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While the Security Council has been mandating peacekeepers to protect civilians since 1999, there is still contention on its legal meaning. Even though the concept of ‘protection’ can seem self-evident, as the concept of ‘protection’ is borrowed language, each body of law will perceive ‘protection’ through a different lens. However, as the mandate creates a legal obligation on UN peace missions, a clear understanding of protection is fundamental to ensure performance and accountability.
Like many concepts in international law, the definition of “necessity” varies widely depending on context. The concepts of necessity in different fields of international law can maintain their unique definitions while learning from each other, and thereby achieve coherence. This book presents the evolution of the concept of necessity, and discusses its definitions in nine different fields of international law. Centering customary international law and the law of the World Trade Organization in his analysis, Dr. Senai W. Andemariam examines the potential for interactions and coherence between concepts of necessity in various fields of international law.
Festschrift in Honour of Judge Hisashi Owada
Volume Editor:
The Festschrift New Trends in International Law is a collective work which reflects the contributions of Judge Owada to the development of international law, and also deals with various issues of modern international law which have been challenged by the third world. The contributors are jurists from the ICJ and ILOS whose judgments and advisory opinions constitute the formal sources of modern international law. New Trends in International Law also presents contributions from a number of the most highly qualified scholars of various nations whose specialisations are frequently adopted as material sources of international law New Trends in International Law is an invaluable resource for modern international law which provides the entire spectrum of its evolution and its key challenges. It provides an ideal reference source for students, post-graduate researchers, practitioners, functionaries of international institutions, as well as government officials in charge of foreign affairs.
How to legally assess the situation when humanitarian actors in non-international armed conflicts are arbitrarily denied access to the affected civilian population? The book answers this question from the perspective of the five main actors involved in humanitarian relief in non-international armed conflicts: the affected State, non-State armed groups, humanitarian actors, non-belligerent States and the affected civilian population. It examines the legal regulations and consequences for each of these actors. In doing so, the book not only draws attention to existing legal gaps and challenges, but also encourages readers to rethink outdated legal concepts and discuss new approaches.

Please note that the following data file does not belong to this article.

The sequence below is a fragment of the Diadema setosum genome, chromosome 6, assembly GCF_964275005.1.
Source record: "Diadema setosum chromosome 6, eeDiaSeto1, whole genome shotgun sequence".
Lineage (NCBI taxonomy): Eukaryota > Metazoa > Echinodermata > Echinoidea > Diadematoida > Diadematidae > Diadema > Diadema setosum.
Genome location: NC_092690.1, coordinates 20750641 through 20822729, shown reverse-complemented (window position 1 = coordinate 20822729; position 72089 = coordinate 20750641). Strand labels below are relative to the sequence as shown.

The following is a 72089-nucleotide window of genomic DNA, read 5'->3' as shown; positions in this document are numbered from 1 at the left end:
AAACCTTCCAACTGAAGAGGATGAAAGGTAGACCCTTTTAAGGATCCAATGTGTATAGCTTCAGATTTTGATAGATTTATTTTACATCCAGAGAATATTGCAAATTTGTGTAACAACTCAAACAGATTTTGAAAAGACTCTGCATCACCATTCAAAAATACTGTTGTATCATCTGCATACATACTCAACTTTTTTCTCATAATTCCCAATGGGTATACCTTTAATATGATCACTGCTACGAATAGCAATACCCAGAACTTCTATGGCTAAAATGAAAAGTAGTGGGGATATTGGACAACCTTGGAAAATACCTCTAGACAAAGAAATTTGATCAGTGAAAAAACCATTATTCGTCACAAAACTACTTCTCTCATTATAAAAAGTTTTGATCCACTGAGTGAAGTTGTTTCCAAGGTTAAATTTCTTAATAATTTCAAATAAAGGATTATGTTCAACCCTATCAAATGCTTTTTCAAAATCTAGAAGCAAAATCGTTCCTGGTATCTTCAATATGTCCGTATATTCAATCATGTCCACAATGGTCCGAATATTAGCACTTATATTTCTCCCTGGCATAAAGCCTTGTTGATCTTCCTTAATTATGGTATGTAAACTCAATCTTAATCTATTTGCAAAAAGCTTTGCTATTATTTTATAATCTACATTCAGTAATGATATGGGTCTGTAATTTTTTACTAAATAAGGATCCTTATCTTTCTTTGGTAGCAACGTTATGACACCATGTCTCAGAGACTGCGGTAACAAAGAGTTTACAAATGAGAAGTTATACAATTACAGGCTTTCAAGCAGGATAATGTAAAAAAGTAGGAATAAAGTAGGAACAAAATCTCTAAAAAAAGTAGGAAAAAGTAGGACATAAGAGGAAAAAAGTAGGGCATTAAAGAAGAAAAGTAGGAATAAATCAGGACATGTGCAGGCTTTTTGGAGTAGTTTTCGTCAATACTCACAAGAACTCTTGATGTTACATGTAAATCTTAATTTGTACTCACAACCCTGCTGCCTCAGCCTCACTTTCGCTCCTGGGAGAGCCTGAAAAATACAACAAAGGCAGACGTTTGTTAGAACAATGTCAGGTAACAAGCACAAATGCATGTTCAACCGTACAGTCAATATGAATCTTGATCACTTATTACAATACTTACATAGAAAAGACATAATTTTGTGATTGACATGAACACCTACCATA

The open access publication of this book has been published with the support of the Swiss National Science Foundation.
Volume 1: Reports of the Trials: Morotai, Wewak, Labuan and Darwin
Volume Editors: and
This is the first volume of a new 5-volume reference work which rectifies a lamentable gap in access to rich war crimes trial jurisprudence from the post-World War II era. The 5 volumes will compile a comprehensive and systematic collection of Law Reports of the 300 trials by Australian Military Courts held between 1945 and 1951. Those trials were held in eight locations and reports of the trials are grouped according to location. To introduce each trial location, a contextual essay provides background analysis explaining why the particular trials were conducted in that location.

This first volume includes reports for each of the 46 trials conducted in Morotai, Wewak, Labuan and Darwin in 1945-46. Given the lack of written reasons for judgment, these law reports draw extensively on the trial transcripts, including a description of prosecution and defence arguments, relevant legal issues, judgments and sentences. Launched at a propitious time in which Australia is engaged in a significant criminal investigation of alleged war crimes in Afghanistan, the reference work provides a rich and unrivalled resource and will be of lasting value both within Australia and outside it amongst scholars of the history of World War II and the development of international criminal law as well as to practitioners involved in contemporary war crimes trials. Many other Allied nations conducted their own military trials in both the European and Pacific theatres post-WWII, and the Australian experience, documented in these unique volumes, offers an important template for other national initiatives of this kind.
From the Highlands of Papua New Guinea to the Island of Malta
How international is international humanitarian law? The Laws of Yesterday's Wars 3: From Highland New Guinea to the Island of Malta, together with its companion volumes, The Laws of Yesterday’s Wars: From Indigenous Australians to the American Civil War (Brill-Nijhoff, 2021) and The Laws of Yesterday's Wars 2: From Ancient India to East Africa (Brill-Nijhoff, 2022), attempts to answer that question. It offers a culture-by-culture account of various unique restrictions placed on warfare over time. Containing essays by a range of laws of war academics and practitioners, it approaches the laws of yesterday’s wars from a wide cross-section of history and culture, seeking to find any common ground and to demonstrate a history of international law outside the usual confines of its ‘development’ by Europeans and its later ‘contributions.’ This volume includes studies on Mongol, Iban and Ottoman rules of war.
In: Yearbook of International Disaster Law Online
In: Yearbook of International Disaster Law Online
In: Yearbook of International Disaster Law Online